The answer is going to make a difference in how you will have to troubleshoot the problem.
For example, if local name resolution works but Internet name resolution does not, the problem may lie with one of your ISP's DNS servers.
DNS is one of the most essential services on any Windows network.
Active Directory can't function without DNS, and it's is also used by any number of other network functions.
Even though many DNS servers use root hints for Internet name resolution, some use forwarders to link to an ISP's DNS server.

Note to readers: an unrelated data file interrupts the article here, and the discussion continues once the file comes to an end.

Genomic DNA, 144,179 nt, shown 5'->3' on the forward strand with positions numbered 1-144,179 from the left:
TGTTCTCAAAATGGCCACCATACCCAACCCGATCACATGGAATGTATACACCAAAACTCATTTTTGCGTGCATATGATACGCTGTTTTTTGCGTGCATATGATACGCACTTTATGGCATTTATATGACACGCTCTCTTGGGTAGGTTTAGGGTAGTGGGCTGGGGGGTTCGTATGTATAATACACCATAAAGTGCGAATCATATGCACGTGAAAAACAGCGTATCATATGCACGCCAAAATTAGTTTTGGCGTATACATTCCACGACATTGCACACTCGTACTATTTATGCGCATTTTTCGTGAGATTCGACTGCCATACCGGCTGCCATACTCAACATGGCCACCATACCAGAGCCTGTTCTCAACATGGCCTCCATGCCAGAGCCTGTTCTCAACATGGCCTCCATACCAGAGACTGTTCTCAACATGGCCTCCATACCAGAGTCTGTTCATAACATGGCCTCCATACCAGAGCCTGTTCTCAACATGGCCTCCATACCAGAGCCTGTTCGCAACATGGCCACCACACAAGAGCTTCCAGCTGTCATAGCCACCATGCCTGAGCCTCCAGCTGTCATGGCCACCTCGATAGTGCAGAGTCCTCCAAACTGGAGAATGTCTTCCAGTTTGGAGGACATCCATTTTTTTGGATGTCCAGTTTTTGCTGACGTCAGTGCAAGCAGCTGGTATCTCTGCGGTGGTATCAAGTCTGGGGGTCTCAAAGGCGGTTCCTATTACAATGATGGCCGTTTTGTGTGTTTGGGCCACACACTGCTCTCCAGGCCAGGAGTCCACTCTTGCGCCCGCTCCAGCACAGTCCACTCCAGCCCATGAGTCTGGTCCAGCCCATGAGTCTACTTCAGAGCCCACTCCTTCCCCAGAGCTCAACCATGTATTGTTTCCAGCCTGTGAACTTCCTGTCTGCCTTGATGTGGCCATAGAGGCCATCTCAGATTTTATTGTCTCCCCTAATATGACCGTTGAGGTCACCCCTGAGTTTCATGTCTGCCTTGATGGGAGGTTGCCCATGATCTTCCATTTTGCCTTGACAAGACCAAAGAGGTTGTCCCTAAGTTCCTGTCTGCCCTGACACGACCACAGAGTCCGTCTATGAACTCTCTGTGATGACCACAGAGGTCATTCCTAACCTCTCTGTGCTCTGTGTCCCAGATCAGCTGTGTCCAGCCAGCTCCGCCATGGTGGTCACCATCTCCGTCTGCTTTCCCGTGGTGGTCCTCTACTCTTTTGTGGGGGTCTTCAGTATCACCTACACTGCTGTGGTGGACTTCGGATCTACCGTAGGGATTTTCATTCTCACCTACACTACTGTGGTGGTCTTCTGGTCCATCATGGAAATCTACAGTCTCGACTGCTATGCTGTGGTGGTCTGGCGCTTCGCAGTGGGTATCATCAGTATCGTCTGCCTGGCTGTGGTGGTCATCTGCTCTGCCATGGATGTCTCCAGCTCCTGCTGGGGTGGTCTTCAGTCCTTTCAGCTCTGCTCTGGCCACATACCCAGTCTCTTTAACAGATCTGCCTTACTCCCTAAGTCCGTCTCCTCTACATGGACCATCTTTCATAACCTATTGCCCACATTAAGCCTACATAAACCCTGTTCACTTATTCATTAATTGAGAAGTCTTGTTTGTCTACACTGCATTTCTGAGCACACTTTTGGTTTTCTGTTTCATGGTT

And if the ISP's DNS server goes down, Internet name resolution will cease to function as the entries in the resolver cache expire.If you can ping the host by IP address but not by name, check your DNS server to make sure that a Host (A) record exists for the host.Without a Host (A) record, the DNS server will be unable to resolve the host's name.If so, the problem could be related to a router failure or a DHCP configuration error.Organizations hosting high demand Web servers sometimes try to distribute the workload across multiple identical Web servers by using a load balancing technique called DNS Round Robin.If name resolutions are failing on your local network, try pinging some of the servers on your network. This will confirm that connectivity to the server is working.Next, try pinging by computer name and by the server's fully qualified domain name.The result is intermittent connectivity problems to the load-balanced resource.If you determine that local name resolution requests are working but Internet requests are failing, check to see whether your DNS server uses forwarders.One of the handiest tools for troubleshooting DNS failures is the NSLOOKUP command, which you can access from a Windows Command Prompt window.Simply type followed by the name of the host for which you want to test the name resolution.